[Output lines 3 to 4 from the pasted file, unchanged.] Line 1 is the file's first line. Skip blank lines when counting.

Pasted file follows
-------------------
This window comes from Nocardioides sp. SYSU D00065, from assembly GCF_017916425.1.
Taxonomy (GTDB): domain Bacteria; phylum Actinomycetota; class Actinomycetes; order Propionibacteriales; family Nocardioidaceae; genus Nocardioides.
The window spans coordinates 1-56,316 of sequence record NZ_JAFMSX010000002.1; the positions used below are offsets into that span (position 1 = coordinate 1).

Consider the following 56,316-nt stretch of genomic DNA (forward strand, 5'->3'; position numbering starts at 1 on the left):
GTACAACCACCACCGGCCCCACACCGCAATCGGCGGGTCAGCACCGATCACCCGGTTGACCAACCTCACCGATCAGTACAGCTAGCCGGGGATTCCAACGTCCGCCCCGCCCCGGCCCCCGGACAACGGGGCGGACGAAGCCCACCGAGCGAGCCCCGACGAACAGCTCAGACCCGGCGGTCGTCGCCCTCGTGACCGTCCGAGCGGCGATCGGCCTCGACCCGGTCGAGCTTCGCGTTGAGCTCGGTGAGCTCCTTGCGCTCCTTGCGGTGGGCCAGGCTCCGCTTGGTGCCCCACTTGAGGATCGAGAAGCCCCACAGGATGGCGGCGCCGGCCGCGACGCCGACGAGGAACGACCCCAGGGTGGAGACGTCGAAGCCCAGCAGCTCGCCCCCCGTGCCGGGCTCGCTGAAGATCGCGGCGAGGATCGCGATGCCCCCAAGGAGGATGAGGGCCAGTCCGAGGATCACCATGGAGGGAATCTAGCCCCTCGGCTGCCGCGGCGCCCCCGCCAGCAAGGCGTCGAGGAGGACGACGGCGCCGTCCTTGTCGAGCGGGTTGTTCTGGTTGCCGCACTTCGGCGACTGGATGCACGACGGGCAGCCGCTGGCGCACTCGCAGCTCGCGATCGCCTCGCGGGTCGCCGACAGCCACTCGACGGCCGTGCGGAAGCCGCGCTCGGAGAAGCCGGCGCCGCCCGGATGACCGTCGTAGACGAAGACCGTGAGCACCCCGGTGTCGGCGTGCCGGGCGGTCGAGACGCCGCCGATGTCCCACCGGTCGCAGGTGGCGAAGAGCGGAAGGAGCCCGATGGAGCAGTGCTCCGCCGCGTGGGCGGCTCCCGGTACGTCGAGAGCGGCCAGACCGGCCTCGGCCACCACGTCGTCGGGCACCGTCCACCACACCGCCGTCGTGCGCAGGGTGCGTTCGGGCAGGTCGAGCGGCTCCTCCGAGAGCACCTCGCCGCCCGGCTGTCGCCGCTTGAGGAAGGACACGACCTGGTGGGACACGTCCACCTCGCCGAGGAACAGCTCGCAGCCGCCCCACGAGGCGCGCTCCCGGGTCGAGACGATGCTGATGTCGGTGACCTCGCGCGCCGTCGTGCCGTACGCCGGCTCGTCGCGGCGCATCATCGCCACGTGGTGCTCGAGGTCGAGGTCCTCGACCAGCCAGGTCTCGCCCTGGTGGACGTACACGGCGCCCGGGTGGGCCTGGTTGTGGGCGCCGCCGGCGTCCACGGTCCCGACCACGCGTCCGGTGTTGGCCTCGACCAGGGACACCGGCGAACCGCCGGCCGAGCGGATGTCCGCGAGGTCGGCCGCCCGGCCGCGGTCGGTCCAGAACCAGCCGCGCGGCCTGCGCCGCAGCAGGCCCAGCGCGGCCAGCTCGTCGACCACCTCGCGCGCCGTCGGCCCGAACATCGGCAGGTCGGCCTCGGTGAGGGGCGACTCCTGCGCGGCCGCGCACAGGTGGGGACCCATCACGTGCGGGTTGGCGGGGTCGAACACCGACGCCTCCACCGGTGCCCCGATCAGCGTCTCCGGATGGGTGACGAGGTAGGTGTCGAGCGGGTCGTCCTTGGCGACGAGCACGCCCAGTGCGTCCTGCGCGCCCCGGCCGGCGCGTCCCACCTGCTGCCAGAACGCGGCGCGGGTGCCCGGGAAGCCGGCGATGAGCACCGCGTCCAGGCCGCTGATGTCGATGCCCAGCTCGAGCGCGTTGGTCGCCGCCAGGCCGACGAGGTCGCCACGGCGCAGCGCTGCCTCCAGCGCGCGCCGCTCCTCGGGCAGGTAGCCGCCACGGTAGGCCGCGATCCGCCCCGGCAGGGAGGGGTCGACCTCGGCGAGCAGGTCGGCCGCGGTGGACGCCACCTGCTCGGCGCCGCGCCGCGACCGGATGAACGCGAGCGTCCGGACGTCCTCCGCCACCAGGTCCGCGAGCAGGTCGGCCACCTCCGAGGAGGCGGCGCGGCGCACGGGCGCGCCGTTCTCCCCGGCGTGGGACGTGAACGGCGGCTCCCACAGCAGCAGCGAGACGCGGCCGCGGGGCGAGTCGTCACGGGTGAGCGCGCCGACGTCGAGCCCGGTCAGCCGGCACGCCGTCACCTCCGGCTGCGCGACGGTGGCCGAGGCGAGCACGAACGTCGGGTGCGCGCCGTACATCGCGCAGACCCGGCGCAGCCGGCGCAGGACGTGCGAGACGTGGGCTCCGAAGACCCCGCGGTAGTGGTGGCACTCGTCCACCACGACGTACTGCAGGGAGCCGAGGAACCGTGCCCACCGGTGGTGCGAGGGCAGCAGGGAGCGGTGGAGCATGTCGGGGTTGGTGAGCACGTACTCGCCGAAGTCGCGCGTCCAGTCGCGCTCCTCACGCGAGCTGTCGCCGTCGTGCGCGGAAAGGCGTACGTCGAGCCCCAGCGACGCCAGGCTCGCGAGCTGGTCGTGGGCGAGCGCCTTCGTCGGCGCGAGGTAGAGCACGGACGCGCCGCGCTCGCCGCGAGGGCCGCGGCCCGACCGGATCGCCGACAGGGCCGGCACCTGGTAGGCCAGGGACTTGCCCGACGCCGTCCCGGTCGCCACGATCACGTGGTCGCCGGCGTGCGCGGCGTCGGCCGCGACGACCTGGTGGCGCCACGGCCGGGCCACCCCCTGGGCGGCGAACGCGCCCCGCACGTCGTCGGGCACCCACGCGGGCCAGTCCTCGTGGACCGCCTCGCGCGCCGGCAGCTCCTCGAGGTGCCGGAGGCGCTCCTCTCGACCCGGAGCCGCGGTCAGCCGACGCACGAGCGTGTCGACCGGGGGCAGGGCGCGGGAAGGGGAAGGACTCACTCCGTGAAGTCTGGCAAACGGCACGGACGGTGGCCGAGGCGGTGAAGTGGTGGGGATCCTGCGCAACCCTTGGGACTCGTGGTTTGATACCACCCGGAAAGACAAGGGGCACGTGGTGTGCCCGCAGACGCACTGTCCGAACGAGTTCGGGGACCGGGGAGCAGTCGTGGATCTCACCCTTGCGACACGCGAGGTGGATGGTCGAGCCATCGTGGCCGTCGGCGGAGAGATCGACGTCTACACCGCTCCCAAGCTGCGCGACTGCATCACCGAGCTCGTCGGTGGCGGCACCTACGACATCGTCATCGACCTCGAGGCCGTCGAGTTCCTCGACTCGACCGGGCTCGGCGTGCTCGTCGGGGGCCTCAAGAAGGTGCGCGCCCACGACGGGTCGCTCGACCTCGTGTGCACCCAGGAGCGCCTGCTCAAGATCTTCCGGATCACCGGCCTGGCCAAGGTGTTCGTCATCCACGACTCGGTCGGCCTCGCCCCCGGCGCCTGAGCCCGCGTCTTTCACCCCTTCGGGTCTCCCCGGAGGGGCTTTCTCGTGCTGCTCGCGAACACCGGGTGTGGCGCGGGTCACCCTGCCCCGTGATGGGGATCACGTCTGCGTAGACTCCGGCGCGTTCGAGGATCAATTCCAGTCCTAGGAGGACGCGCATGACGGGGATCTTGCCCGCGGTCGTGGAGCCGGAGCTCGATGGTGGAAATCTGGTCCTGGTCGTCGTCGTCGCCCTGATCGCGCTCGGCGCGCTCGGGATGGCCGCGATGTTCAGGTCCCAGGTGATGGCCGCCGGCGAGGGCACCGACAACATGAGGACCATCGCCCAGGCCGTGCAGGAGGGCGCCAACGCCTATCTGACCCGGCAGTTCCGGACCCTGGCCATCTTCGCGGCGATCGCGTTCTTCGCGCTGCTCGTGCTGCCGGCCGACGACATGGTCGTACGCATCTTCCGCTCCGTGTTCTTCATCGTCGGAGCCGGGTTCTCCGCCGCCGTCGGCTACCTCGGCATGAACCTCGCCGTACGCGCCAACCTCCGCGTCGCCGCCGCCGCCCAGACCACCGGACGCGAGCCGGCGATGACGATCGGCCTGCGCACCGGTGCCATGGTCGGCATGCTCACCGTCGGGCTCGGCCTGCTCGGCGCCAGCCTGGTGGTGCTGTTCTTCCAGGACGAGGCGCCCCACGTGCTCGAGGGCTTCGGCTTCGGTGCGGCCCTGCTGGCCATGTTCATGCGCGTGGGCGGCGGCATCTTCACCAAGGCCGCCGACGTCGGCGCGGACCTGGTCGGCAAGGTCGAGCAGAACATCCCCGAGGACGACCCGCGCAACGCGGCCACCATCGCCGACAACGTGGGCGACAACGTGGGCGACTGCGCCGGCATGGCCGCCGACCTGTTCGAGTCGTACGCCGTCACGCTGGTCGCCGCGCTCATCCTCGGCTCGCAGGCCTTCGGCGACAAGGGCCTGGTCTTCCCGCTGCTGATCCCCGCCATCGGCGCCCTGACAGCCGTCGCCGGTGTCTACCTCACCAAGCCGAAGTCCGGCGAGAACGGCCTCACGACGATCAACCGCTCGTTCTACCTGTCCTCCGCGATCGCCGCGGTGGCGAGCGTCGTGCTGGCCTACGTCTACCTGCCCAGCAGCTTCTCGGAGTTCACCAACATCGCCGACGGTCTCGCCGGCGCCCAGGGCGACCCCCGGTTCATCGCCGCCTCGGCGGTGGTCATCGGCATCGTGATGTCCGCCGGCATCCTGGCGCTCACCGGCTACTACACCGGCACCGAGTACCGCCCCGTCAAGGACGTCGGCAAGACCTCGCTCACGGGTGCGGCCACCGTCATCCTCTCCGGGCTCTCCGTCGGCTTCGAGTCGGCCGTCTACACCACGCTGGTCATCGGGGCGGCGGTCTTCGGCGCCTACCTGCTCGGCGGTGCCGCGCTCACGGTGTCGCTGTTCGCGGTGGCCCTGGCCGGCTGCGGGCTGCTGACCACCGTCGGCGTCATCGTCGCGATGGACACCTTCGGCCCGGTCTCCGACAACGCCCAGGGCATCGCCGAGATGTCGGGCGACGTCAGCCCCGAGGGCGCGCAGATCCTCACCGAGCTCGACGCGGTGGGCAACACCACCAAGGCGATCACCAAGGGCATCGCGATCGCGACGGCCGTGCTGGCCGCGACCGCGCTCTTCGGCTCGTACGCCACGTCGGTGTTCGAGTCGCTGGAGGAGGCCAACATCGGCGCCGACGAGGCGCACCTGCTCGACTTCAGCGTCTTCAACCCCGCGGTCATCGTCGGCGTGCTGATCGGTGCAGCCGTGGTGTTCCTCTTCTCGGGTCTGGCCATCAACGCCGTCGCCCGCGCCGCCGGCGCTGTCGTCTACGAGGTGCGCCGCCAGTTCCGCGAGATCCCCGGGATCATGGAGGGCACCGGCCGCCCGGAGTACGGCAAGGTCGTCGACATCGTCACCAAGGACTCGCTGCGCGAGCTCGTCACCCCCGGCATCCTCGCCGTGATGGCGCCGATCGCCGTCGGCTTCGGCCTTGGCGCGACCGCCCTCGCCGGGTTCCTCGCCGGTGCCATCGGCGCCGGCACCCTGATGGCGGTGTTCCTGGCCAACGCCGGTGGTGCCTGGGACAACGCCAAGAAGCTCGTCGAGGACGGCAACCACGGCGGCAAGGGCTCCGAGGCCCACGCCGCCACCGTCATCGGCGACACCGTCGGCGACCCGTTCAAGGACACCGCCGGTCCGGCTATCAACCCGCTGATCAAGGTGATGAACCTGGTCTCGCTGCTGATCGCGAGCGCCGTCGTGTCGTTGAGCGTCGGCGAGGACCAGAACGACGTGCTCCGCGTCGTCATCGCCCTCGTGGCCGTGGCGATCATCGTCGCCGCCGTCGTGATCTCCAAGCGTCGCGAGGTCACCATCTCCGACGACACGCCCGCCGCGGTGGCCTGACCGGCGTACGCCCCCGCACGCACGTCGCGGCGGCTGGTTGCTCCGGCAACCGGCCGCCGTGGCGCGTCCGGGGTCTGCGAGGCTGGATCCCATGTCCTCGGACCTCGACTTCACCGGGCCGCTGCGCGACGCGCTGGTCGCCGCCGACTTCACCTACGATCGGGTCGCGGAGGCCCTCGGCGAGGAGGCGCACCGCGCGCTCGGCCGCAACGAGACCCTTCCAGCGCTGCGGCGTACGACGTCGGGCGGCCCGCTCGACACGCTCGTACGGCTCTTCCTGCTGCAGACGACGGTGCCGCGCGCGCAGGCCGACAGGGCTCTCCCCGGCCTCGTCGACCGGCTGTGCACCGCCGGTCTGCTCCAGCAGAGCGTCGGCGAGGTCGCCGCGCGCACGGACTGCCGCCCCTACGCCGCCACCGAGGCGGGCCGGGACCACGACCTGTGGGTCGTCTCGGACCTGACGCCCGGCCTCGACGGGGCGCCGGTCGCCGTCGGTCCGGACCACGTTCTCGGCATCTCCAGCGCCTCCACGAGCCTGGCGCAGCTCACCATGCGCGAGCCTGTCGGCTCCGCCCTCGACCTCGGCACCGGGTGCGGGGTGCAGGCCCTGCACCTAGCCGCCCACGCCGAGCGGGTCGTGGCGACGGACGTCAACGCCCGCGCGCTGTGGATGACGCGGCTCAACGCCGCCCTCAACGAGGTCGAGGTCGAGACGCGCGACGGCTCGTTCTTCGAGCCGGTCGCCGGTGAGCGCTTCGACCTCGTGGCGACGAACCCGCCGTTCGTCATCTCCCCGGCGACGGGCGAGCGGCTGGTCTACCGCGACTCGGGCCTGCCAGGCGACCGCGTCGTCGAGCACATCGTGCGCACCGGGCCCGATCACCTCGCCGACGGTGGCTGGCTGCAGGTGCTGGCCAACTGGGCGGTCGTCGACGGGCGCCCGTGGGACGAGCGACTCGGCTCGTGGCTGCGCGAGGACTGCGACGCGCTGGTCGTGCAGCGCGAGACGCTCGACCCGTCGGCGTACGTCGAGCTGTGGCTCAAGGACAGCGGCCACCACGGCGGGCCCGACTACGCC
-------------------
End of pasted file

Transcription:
The window spans coordinates 1-56,316 of sequence record NZ_JAFMSX010000002.1; the positions used below are offsets into that span (position 1 = coordinate 1).

Consider the following 56,316-nt stretch of genomic DNA (forward strand, 5'->3'; position numbering starts at 1 on the left):